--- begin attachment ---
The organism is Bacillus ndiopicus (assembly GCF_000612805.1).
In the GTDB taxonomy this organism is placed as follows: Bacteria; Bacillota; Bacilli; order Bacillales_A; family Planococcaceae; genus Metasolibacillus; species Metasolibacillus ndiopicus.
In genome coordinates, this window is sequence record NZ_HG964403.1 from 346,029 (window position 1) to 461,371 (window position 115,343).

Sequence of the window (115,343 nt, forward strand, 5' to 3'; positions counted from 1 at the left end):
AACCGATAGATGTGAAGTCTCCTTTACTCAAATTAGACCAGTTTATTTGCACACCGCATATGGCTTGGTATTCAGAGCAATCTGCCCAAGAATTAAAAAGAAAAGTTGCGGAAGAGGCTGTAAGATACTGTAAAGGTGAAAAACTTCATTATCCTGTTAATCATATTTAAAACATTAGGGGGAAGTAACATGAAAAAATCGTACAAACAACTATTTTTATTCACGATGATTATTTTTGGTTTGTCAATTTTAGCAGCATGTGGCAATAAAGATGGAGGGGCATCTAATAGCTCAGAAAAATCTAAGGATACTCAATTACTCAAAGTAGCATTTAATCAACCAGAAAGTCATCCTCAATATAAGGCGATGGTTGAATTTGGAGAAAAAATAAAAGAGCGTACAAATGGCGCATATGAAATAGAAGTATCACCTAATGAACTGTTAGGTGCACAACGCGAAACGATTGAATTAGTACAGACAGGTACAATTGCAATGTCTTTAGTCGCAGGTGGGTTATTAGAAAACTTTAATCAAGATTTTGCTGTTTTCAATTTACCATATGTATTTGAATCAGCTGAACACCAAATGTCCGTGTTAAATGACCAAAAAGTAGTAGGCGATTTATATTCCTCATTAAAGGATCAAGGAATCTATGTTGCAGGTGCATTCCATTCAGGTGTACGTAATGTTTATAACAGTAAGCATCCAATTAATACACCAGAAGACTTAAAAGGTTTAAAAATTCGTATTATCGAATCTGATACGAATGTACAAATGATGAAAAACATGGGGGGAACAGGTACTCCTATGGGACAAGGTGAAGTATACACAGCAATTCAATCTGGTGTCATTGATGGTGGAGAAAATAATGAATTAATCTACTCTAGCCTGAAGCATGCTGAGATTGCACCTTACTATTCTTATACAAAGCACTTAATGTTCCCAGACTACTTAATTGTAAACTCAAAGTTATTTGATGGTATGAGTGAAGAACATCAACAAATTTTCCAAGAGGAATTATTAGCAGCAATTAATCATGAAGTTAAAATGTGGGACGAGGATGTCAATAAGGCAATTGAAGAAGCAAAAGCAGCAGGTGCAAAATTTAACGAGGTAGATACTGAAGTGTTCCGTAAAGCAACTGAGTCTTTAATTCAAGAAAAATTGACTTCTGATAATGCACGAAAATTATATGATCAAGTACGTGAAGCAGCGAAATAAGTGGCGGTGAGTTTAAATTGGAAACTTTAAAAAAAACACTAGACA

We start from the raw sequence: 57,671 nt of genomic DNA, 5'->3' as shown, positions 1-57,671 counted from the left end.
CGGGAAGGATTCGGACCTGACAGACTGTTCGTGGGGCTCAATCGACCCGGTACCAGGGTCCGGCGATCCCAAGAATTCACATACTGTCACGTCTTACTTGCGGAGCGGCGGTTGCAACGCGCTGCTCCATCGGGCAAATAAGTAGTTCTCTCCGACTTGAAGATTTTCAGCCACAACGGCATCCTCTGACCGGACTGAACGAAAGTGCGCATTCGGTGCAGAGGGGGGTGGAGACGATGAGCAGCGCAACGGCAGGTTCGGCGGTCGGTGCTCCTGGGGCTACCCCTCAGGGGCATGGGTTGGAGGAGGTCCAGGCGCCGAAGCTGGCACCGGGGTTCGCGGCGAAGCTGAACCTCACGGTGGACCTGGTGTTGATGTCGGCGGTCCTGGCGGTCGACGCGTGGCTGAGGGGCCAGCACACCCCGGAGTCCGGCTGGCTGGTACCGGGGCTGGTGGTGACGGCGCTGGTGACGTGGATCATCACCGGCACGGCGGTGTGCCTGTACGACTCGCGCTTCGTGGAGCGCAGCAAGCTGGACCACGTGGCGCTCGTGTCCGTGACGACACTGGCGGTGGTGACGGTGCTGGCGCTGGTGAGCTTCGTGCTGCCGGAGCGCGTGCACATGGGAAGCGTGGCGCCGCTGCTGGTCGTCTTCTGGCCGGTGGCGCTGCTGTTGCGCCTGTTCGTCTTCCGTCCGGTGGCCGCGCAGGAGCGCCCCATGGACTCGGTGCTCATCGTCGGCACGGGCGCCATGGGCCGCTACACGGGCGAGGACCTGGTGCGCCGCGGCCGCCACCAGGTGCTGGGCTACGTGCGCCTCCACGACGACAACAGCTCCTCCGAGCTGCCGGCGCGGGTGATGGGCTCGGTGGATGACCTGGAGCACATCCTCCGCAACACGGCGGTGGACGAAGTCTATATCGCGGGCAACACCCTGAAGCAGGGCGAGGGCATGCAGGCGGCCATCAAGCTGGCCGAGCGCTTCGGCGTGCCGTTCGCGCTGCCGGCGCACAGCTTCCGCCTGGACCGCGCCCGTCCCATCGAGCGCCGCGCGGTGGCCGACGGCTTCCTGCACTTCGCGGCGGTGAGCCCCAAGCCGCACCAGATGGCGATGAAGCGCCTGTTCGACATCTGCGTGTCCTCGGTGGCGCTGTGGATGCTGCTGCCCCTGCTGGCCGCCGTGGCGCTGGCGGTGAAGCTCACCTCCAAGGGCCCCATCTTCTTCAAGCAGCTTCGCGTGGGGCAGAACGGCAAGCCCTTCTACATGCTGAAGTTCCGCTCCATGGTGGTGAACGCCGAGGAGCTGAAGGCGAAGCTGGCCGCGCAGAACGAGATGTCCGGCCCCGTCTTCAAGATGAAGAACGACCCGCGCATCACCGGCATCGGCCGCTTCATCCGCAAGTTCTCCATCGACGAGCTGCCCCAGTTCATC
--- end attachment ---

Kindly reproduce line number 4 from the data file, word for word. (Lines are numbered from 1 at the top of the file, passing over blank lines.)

Sequence of the window (115,343 nt, forward strand, 5' to 3'; positions counted from 1 at the left end):